Abstract: From fjords to the abyssal ocean – internal waves and ocean mixing
Authors: Mattias Green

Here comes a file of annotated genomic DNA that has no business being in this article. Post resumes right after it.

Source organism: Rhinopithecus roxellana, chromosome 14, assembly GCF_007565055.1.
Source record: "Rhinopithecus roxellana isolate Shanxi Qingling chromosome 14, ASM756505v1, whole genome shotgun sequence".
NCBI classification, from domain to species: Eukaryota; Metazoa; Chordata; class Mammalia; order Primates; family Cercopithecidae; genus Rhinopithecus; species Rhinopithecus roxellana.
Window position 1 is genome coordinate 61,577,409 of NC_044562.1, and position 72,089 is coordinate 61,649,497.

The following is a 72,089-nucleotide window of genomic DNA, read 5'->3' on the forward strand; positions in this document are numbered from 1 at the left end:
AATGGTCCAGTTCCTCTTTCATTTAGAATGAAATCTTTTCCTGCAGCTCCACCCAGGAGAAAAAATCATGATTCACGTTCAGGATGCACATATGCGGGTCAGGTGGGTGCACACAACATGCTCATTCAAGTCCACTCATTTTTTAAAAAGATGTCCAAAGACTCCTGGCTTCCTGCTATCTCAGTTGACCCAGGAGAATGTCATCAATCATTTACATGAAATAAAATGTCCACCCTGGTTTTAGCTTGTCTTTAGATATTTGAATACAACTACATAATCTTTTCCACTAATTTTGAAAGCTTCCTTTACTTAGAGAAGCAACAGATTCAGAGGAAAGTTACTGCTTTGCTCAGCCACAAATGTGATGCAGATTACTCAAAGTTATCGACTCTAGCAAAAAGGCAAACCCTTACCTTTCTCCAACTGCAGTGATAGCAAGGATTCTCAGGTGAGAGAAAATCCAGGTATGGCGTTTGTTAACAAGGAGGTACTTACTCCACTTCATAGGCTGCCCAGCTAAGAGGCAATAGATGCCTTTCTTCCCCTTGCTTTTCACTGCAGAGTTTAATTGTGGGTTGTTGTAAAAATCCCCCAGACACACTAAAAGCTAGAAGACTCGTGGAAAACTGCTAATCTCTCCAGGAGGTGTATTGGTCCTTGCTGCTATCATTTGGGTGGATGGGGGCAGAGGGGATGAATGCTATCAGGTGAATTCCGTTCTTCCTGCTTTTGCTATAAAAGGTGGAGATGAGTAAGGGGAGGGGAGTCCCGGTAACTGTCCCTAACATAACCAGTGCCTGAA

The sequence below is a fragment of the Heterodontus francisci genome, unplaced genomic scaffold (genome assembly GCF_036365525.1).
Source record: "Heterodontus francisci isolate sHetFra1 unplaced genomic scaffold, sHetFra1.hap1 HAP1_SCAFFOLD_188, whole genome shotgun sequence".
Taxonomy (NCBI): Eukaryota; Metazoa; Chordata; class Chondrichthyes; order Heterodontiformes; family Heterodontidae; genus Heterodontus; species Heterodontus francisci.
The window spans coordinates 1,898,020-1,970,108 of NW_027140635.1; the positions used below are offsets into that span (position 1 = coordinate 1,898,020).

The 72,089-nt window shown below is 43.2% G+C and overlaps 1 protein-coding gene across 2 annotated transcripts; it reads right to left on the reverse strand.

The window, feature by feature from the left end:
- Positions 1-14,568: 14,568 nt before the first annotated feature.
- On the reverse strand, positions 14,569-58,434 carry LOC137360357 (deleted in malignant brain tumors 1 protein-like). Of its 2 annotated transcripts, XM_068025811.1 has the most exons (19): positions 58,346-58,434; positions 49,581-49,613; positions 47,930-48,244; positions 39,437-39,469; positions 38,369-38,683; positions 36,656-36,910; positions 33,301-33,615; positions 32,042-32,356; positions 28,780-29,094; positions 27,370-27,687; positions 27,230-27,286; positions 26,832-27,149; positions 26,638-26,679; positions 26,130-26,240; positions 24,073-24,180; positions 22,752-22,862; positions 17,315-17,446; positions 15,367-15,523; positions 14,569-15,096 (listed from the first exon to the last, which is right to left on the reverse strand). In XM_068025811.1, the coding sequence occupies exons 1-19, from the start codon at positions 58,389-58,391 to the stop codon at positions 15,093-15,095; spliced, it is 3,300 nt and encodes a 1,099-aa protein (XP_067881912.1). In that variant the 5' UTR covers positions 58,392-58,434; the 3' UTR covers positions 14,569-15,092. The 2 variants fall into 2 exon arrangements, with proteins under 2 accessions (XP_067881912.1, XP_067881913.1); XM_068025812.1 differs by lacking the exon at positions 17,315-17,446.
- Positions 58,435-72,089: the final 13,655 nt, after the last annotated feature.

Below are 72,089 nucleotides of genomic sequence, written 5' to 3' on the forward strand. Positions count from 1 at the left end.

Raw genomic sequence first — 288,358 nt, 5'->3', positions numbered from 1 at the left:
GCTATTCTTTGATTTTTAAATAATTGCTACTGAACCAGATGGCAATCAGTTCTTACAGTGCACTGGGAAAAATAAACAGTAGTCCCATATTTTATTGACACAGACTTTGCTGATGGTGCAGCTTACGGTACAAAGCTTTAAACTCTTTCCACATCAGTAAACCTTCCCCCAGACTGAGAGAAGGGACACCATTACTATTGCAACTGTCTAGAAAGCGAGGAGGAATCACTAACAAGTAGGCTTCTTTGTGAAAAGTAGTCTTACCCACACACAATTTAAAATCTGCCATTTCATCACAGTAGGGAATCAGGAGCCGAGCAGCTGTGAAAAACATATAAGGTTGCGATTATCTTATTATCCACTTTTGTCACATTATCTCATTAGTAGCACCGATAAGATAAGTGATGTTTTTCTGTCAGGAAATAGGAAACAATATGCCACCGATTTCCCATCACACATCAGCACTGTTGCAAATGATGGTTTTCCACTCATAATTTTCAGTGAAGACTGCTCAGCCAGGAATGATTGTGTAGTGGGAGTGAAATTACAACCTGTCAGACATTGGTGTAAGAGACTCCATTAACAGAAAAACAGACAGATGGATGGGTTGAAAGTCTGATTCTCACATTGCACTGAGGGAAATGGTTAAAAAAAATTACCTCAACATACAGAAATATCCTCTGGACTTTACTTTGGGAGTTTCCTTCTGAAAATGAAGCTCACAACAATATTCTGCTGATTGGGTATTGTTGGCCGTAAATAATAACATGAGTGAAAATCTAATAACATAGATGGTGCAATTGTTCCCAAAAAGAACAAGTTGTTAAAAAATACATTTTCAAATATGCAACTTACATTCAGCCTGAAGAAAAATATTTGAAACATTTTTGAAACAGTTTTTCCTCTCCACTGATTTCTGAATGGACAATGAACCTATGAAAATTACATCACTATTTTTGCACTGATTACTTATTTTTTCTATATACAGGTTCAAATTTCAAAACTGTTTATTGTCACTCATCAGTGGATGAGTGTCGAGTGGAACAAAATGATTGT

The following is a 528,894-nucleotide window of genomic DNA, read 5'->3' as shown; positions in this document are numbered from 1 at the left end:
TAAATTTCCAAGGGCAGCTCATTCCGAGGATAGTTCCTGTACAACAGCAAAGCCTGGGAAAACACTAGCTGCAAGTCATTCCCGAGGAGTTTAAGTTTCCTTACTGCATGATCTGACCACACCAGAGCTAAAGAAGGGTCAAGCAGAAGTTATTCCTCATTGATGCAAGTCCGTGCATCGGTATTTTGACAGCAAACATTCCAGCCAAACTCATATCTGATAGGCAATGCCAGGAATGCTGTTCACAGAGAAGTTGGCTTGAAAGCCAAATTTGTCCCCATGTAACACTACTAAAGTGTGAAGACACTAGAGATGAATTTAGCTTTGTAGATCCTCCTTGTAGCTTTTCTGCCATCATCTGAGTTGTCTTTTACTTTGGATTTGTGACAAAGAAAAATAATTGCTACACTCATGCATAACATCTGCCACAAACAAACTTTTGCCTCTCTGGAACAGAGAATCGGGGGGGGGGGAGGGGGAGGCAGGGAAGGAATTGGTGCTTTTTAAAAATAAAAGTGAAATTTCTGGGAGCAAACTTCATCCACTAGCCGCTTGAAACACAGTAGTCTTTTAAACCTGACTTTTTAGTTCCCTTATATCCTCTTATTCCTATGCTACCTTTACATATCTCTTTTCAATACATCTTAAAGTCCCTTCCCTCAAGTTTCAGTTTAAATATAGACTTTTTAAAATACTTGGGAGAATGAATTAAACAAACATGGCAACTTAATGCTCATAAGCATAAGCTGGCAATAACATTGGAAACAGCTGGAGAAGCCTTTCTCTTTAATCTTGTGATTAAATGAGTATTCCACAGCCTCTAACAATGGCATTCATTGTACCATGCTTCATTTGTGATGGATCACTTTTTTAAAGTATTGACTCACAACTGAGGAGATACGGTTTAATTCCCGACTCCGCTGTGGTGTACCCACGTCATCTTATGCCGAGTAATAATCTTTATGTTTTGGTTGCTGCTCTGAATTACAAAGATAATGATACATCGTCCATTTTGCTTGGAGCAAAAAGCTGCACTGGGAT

Over the last four decades internal waves have been recognized as a fundamentally important process for the transfer of energy over a wide range of spatial and temporal scales. This talk will touch on observations of processes related to the generation and propagation of internal (tidal) waves in different regimes. The effects of the dissipation and associated vertical mixing on the physical and biogeochemical system will be used to illustrate the importance of internal waves. A combination of observations and process-based models from a small multi-basin micro-tidal fjord show that the internal wave drag outnumbers bed friction as an energy-loss mechanism in the straits, and the internal tide is the main source of energy for mixing the stagnant basin water inside the sill. We also suggest that internal wave generators do not interact, but the question is left open for further investigation. Data from moorings and vertical profilers sampled at the shelf break in the Celtic Sea and at the seasonally stratified western Irish Sea show large-amplitude solitary internal waves superposed on an internal tide in both areas. However, the horizontal structure of the wave field is very different at the two sites: at the shelf break, waves propagate both across and parallel to the shelf break, whereas in the Irish Sea the internal tide consistently propagates consistently towards the southwest, parallel to the tidal mixing front. Using perturbation theory we then show that the amount of baroclinic energy propagating past the moorings is roughly the same in both regions, and that there is a strong variation of the energy with the spring-neap cycle. The origin and fate of the internal tide in the western Irish Sea is still unclear, but it is suggested that it is generated around Isle of Man. Dissipation measurements from both areas – and data from station further onshelf in the Celtic Sea - suggest that the internal tide can propagate some 100 km before dissipating. The importance of the internal tide for the bio-chemical system in shelf seas is also discussed in terms of the sub-surface chlorophyll maximum. Internal tidal waves are one of the major energy sources for mixing in the deep ocean – a process which eventually helps controlling the climate by sustaining the meridional overturning circulation. By a combination of tidal modelling and ocean circulation modelling efforts the relation between available (tidal) energy and the overturning circulation is investigated. An increased supply of mechanical energy can indeed sustain a more vigorous and stable MOC, but it was overcome in the past ocean by a fresher upper North Atlantic. The implicit amount of energy in the model is calculated and a modification to existing diffusivity-based vertical mixing schemes is suggested.